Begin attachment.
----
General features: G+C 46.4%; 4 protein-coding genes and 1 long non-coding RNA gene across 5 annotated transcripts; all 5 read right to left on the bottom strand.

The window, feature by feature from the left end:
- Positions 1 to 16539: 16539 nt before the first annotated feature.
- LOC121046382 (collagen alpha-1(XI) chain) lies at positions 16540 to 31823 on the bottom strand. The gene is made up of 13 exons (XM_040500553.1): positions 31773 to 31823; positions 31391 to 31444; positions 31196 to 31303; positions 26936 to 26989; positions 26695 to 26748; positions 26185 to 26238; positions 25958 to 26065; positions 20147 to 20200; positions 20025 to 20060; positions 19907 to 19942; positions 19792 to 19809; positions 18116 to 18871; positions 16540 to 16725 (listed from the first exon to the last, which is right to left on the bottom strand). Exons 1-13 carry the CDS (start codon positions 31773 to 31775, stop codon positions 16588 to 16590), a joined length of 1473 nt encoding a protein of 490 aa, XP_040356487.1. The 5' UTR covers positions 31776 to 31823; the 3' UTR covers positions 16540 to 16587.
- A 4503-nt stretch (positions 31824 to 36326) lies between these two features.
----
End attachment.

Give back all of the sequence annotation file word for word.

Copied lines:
General features: G+C 46.4%; 4 protein-coding genes and 1 long non-coding RNA gene across 5 annotated transcripts; all 5 read right to left on the bottom strand.

The window, feature by feature from the left end:
- Positions 1 to 16539: 16539 nt before the first annotated feature.
- LOC121046382 (collagen alpha-1(XI) chain) lies at positions 16540 to 31823 on the bottom strand. The gene is made up of 13 exons (XM_040500553.1): positions 31773 to 31823; positions 31391 to 31444; positions 31196 to 31303; positions 26936 to 26989; positions 26695 to 26748; positions 26185 to 26238; positions 25958 to 26065; positions 20147 to 20200; positions 20025 to 20060; positions 19907 to 19942; positions 19792 to 19809; positions 18116 to 18871; positions 16540 to 16725 (listed from the first exon to the last, which is right to left on the bottom strand). Exons 1-13 carry the CDS (start codon positions 31773 to 31775, stop codon positions 16588 to 16590), a joined length of 1473 nt encoding a protein of 490 aa, XP_040356487.1. The 5' UTR covers positions 31776 to 31823; the 3' UTR covers positions 16540 to 16587.
- A 4503-nt stretch (positions 31824 to 36326) lies between these two features.